20 Feet From Stardom is an extended hosanna to an undersung artist, the backup singer, and what a joyful noise it makes. To chart the creative contributions of so-often-anonymous session vocalists, filmmaker Morgan Neville – a longtime music-doc director (his CV includes television biographies of Hank Williams, Muddy Waters, Johnny Cash, and Stax Records) – samples six decades of American pop-music history: from doo-wop and girl groups, Ray Charles’ Raelettes and producer Phil Spector’s Wall of Sound, to the politically charged, nitty-gritty rock & roll years and on into the age of Auto-Tune, where demand for backup singers has waned considerably.
Neville collared some very big names to sit for his camera – Bruce Springsteen, Stevie Wonder, and Sting, to name a few – but it’s the nonhousehold names that hold our attention. Like Darlene Love, whose powerhouse vocals defined songs as diverse as “That’s Life,” “Monster Mash,” and “The Shoop Shoop Song (It’s in His Kiss).” Or Merry Clayton, who supplied that epic wail in the Rolling Stones’ “Gimme Shelter.” Both women tried their hands at solo careers, but it didn’t take – blame the limited imagination of the industry (“there’s only one Aretha”), the fickleness of fate, or mismanagement. As for the latter, Spector – who signed Love and was, according to her, the instrument of her ruin – might worry over his unflattering portrayal here if that second-degree murder conviction hadn’t tanked his reputation already.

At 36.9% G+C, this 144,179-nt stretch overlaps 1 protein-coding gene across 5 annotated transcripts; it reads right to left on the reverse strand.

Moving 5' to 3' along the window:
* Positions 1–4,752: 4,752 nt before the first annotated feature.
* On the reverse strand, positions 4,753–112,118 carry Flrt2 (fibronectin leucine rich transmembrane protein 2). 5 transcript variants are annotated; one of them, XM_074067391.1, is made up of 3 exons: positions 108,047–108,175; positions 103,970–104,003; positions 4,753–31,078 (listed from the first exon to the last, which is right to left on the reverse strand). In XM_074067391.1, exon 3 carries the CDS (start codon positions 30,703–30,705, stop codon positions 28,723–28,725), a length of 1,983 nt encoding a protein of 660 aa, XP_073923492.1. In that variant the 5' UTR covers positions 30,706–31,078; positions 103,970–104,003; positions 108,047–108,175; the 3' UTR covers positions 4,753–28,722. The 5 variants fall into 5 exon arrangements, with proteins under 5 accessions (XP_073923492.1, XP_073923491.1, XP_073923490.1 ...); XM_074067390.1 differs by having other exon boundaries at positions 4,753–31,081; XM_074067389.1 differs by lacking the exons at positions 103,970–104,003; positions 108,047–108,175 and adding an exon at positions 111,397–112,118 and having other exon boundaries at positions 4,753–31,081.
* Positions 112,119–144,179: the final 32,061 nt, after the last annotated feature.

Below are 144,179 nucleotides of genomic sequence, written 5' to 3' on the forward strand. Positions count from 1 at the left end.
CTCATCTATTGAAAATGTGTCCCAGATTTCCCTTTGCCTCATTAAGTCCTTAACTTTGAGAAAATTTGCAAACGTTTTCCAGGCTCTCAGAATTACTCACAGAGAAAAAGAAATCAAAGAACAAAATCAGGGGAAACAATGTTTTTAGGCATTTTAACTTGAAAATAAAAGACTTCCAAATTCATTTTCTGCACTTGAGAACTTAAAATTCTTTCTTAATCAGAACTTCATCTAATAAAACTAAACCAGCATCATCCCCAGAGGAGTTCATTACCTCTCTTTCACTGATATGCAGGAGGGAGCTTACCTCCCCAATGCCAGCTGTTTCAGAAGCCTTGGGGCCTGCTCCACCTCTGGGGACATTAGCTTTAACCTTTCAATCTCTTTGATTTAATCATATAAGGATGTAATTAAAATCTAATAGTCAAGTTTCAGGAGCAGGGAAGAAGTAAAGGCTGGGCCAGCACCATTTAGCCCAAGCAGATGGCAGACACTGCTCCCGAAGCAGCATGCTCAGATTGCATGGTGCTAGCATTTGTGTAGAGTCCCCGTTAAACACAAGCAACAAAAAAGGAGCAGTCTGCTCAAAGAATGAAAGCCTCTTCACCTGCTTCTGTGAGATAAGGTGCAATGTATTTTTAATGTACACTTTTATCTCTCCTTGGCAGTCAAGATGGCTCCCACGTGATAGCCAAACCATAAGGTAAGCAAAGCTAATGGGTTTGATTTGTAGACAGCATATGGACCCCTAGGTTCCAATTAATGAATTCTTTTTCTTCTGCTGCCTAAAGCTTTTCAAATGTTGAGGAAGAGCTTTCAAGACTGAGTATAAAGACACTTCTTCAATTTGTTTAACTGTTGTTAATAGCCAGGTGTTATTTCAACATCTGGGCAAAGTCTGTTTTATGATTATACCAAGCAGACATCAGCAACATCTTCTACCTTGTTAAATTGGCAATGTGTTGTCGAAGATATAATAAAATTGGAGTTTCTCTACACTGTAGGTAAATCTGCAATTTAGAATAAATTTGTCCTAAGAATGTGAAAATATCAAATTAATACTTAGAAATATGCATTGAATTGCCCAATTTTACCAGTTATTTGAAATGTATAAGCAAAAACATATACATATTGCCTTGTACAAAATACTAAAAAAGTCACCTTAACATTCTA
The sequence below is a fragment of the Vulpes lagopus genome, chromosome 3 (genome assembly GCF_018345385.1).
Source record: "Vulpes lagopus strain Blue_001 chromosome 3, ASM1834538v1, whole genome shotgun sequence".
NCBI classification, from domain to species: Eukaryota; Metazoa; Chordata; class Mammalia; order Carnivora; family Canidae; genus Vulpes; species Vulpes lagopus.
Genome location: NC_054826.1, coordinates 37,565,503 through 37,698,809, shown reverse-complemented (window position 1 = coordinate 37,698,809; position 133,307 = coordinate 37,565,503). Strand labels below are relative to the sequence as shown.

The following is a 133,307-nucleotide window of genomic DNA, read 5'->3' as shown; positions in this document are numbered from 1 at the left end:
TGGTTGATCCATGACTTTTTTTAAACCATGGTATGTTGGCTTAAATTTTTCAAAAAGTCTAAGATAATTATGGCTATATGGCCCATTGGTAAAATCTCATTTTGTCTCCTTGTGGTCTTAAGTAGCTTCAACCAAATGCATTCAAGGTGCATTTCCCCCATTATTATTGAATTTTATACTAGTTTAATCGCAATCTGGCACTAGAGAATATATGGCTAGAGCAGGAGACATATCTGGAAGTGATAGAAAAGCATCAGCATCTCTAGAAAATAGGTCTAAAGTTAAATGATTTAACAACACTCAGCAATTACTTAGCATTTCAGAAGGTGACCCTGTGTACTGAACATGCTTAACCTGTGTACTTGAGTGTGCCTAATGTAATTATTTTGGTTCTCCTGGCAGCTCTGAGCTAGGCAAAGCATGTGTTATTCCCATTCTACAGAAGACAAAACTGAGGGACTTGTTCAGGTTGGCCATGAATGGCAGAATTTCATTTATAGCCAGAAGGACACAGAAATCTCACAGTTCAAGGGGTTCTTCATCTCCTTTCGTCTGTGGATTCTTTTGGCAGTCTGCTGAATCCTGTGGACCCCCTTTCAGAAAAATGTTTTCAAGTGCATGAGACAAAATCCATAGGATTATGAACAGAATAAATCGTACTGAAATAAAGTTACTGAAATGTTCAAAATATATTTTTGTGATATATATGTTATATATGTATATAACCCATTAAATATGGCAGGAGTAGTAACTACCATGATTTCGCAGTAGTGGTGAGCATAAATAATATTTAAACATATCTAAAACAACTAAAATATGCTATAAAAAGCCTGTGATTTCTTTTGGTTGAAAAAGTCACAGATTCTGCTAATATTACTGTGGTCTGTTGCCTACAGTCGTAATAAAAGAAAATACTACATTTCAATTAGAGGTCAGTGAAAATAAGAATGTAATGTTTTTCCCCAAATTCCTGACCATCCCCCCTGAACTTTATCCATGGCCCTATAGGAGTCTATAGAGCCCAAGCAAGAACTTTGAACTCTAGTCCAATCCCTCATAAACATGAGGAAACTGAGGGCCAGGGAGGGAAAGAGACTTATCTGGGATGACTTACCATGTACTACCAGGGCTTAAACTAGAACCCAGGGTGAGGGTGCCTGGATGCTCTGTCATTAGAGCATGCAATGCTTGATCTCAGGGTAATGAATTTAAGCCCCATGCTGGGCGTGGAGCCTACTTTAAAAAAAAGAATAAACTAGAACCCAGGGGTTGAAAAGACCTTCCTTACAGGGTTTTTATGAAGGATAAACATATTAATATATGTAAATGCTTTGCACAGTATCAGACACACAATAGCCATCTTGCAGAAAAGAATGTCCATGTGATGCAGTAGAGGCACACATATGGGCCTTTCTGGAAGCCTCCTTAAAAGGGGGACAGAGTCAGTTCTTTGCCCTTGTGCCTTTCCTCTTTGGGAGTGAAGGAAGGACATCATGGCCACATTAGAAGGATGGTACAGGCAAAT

Crap pay and chronic lack of credit dogged all the backup singers, while drugs were the special undoing of some. 20 Feet From Stardom doesn’t shy away from the harder truths of the industry, but it goes down easily, and is stylishly assembled, spryly executed, and satisfyingly arced to end in triumph. The spotlight hasn’t dimmed yet: Since the film’s premiere at the 2013 Sundance Film Festival, a number of the film’s subjects have enjoyed a boost in recognition, which should continue with last month’s release of a movie soundtrack that packages classics and newly recorded songs. The new material – threaded throughout the film in beautifully shot in-studio sequences – nails what’s so great, and so feel-good, about 20 Feet From Stardom: It both celebrates the unheralded individual and uplifts the special aural alchemy that’s created when many individual voices blend together as one.